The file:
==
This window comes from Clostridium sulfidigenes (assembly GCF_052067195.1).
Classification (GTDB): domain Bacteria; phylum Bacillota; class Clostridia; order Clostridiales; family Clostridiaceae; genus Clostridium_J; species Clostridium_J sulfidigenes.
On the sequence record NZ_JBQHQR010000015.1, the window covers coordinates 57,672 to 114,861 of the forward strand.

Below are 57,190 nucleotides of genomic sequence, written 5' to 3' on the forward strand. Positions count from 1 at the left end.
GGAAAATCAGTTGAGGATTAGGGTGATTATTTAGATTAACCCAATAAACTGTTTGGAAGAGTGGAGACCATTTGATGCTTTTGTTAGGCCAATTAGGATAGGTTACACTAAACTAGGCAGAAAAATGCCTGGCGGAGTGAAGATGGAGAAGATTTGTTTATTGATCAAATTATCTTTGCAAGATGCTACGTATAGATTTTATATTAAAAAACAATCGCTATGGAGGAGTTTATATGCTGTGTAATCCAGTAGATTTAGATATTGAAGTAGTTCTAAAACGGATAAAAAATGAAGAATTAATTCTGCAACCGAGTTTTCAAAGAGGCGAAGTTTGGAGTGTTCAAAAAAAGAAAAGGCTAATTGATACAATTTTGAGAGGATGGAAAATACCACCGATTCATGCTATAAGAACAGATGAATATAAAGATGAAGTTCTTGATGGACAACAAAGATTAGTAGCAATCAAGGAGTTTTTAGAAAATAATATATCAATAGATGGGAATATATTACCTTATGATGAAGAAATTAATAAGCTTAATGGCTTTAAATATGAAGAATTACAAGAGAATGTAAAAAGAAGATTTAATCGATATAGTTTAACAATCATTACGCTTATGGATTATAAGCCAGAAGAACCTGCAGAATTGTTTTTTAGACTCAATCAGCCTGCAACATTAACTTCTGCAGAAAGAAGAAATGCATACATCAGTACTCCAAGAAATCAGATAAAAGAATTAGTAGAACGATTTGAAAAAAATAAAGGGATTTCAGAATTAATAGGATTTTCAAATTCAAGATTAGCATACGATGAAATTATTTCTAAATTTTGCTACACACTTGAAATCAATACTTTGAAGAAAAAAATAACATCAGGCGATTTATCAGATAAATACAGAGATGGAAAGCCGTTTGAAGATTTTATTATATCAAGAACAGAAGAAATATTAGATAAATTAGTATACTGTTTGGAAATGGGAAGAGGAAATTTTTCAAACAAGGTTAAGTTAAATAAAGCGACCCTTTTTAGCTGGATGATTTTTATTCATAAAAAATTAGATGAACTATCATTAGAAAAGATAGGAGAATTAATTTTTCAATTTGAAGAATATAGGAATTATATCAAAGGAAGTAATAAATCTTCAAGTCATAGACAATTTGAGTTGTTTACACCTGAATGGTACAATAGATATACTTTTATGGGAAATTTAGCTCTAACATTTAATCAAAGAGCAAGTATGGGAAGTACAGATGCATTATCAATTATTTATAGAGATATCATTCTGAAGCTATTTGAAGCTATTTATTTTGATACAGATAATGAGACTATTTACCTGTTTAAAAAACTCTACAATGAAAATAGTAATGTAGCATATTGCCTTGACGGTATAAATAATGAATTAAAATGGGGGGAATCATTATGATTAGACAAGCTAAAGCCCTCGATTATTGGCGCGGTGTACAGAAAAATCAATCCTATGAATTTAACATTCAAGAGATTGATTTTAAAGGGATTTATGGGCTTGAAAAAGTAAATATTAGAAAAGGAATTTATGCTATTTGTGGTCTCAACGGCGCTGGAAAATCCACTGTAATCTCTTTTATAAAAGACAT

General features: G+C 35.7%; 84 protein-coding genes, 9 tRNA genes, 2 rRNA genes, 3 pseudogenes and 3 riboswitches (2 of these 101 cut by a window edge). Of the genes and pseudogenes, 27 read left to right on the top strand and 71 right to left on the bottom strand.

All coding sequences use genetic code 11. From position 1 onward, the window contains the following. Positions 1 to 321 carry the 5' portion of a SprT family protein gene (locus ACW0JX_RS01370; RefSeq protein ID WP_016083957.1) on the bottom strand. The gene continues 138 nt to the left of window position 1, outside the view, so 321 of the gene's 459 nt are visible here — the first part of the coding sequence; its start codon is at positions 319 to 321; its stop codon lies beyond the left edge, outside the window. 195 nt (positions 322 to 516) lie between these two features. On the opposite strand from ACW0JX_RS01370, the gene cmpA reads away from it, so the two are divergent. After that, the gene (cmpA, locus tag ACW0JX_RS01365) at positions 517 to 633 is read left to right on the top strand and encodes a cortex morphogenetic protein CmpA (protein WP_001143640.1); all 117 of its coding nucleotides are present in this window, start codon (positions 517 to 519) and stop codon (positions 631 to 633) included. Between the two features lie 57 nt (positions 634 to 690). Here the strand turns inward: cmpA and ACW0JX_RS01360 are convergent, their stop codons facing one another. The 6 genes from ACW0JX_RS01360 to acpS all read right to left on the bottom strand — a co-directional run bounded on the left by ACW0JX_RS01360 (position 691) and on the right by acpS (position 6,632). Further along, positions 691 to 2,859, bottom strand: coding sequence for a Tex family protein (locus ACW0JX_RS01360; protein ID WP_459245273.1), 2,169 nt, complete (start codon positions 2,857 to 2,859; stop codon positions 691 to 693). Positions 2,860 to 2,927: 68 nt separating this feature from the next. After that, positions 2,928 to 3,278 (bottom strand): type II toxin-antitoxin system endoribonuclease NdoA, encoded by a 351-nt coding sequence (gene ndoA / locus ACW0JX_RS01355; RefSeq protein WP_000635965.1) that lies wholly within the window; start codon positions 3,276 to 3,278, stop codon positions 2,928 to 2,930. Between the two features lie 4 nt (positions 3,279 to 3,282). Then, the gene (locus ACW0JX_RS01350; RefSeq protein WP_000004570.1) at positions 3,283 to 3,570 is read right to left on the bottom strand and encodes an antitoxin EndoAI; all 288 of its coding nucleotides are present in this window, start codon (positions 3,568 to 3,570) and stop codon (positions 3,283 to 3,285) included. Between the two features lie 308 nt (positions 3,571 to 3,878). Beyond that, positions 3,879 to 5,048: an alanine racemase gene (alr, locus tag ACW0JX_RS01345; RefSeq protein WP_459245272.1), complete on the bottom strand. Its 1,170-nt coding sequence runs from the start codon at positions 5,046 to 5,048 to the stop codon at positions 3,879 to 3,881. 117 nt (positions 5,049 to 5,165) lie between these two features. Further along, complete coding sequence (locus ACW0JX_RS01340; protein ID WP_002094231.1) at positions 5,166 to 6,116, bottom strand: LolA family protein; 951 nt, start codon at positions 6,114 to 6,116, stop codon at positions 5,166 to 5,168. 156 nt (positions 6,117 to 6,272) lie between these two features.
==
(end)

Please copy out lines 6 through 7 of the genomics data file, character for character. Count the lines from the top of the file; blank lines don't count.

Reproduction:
General features: G+C 35.7%; 84 protein-coding genes, 9 tRNA genes, 2 rRNA genes, 3 pseudogenes and 3 riboswitches (2 of these 101 cut by a window edge). Of the genes and pseudogenes, 27 read left to right on the top strand and 71 right to left on the bottom strand.

All coding sequences use genetic code 11. From position 1 onward, the window contains the following. Positions 1 to 321 carry the 5' portion of a SprT family protein gene (locus ACW0JX_RS01370; RefSeq protein ID WP_016083957.1) on the bottom strand. The gene continues 138 nt to the left of window position 1, outside the view, so 321 of the gene's 459 nt are visible here — the first part of the coding sequence; its start codon is at positions 319 to 321; its stop codon lies beyond the left edge, outside the window. 195 nt (positions 322 to 516) lie between these two features. On the opposite strand from ACW0JX_RS01370, the gene cmpA reads away from it, so the two are divergent. After that, the gene (cmpA, locus tag ACW0JX_RS01365) at positions 517 to 633 is read left to right on the top strand and encodes a cortex morphogenetic protein CmpA (protein WP_001143640.1); all 117 of its coding nucleotides are present in this window, start codon (positions 517 to 519) and stop codon (positions 631 to 633) included. Between the two features lie 57 nt (positions 634 to 690). Here the strand turns inward: cmpA and ACW0JX_RS01360 are convergent, their stop codons facing one another. The 6 genes from ACW0JX_RS01360 to acpS all read right to left on the bottom strand — a co-directional run bounded on the left by ACW0JX_RS01360 (position 691) and on the right by acpS (position 6,632). Further along, positions 691 to 2,859, bottom strand: coding sequence for a Tex family protein (locus ACW0JX_RS01360; protein ID WP_459245273.1), 2,169 nt, complete (start codon positions 2,857 to 2,859; stop codon positions 691 to 693). Positions 2,860 to 2,927: 68 nt separating this feature from the next. After that, positions 2,928 to 3,278 (bottom strand): type II toxin-antitoxin system endoribonuclease NdoA, encoded by a 351-nt coding sequence (gene ndoA / locus ACW0JX_RS01355; RefSeq protein WP_000635965.1) that lies wholly within the window; start codon positions 3,276 to 3,278, stop codon positions 2,928 to 2,930. Between the two features lie 4 nt (positions 3,279 to 3,282). Then, the gene (locus ACW0JX_RS01350; RefSeq protein WP_000004570.1) at positions 3,283 to 3,570 is read right to left on the bottom strand and encodes an antitoxin EndoAI; all 288 of its coding nucleotides are present in this window, start codon (positions 3,568 to 3,570) and stop codon (positions 3,283 to 3,285) included. Between the two features lie 308 nt (positions 3,571 to 3,878). Beyond that, positions 3,879 to 5,048: an alanine racemase gene (alr, locus tag ACW0JX_RS01345; RefSeq protein WP_459245272.1), complete on the bottom strand. Its 1,170-nt coding sequence runs from the start codon at positions 5,046 to 5,048 to the stop codon at positions 3,879 to 3,881. 117 nt (positions 5,049 to 5,165) lie between these two features. Further along, complete coding sequence (locus ACW0JX_RS01340; protein ID WP_002094231.1) at positions 5,166 to 6,116, bottom strand: LolA family protein; 951 nt, start codon at positions 6,114 to 6,116, stop codon at positions 5,166 to 5,168. 156 nt (positions 6,117 to 6,272) lie between these two features.